The Nautical Institute’s latest Mars Report points to the importance of monthly Planned Maintenance System inspections. In the report, an accident could have been prevented if this maintenance had been carried out properly.
The Nautical Institute gathers reports of maritime accidents and near-misses. It then publishes these so-called Mars Reports (anonymously) to prevent other accidents from happening. A summary of this incident:
While disconnecting the cargo hose on a tanker with the ship’s crane, a member of the shore personnel working on deck suffered a minor injury from a small piece of wood that fell from height.
The wooden piece was sheathing placed around the boom’s “parking crutch” to avoid metal-to-metal contact. Over time, the securing arrangement for the sheathing had come loose, and when the boom was lifted, it slipped from position and fell, striking the shore crew. The victim was given first aid and was in good medical condition thereafter.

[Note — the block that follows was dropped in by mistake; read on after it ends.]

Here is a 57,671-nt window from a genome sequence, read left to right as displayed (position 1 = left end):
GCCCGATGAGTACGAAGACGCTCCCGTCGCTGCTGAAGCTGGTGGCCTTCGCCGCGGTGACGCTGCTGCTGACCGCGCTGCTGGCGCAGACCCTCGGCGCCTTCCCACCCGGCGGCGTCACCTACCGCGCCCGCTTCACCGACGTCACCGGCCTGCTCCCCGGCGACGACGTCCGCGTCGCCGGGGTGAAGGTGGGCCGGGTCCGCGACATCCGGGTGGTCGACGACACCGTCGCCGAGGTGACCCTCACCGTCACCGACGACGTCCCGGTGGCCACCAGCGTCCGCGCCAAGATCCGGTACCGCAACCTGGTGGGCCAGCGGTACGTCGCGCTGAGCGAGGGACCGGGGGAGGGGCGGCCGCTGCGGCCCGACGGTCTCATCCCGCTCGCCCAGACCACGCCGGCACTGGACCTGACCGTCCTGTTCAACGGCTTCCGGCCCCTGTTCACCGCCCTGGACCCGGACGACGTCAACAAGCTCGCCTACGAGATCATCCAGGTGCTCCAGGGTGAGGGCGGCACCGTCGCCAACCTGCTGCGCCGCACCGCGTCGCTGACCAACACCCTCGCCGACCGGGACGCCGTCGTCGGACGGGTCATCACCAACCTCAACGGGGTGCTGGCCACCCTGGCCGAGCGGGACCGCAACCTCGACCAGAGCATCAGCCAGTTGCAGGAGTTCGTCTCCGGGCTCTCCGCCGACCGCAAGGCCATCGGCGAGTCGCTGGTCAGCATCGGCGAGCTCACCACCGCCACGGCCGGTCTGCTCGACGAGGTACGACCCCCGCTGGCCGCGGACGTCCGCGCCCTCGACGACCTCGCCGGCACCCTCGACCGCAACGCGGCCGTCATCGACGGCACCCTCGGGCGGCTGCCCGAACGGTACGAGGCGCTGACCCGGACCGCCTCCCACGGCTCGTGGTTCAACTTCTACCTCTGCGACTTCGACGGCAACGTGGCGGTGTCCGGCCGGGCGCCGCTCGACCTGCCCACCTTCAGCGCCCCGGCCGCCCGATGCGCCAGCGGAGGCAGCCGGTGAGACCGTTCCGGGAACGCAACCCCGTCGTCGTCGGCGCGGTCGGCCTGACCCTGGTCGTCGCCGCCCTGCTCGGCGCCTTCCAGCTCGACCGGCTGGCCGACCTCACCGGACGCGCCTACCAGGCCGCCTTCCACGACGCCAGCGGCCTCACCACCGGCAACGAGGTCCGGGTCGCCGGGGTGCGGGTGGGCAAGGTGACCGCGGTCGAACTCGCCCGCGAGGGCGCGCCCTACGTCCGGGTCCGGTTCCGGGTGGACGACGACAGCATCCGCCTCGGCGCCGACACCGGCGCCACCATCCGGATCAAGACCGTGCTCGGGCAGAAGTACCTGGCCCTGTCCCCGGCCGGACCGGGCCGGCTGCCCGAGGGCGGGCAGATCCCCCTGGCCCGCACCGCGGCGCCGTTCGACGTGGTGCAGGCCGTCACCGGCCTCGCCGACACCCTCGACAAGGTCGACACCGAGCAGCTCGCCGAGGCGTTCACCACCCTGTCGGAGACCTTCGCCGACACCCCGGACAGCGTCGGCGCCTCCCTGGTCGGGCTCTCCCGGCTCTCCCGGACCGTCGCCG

The company investigation found, among other things, that the monthly maintenance of the crane was not carried out as per the Planned Maintenance System (PMS). Visual inspection of the sheathing would likely have identified the wear and probably avoided the accident.
Advice from The Nautical Institute
- Monthly PMS inspections are established for a reason and should be carried out with due diligence and “fresh eyes” at each repetition.
- In this instance, no specific PMS task was assigned to checking the condition of the wood sheathing. When new hazards are discovered, risks can be reduced by creating a specific PMS task for the object of the hazard.
This accident was covered in the Mars Reports, originally published as Mars 202330, that are part of Report Number 369. A selection of the Mars Reports are also in the SWZ|Maritime magazine. The Nautical Institute compiles these reports to help prevent maritime accidents. That is why they are also published (in full) on SWZ|Maritime’s website.
More reports are needed to keep the scheme interesting and informative. All reports are read only by the Mars coordinator and are treated in the strictest confidence. To submit a report, please use the Mars report form.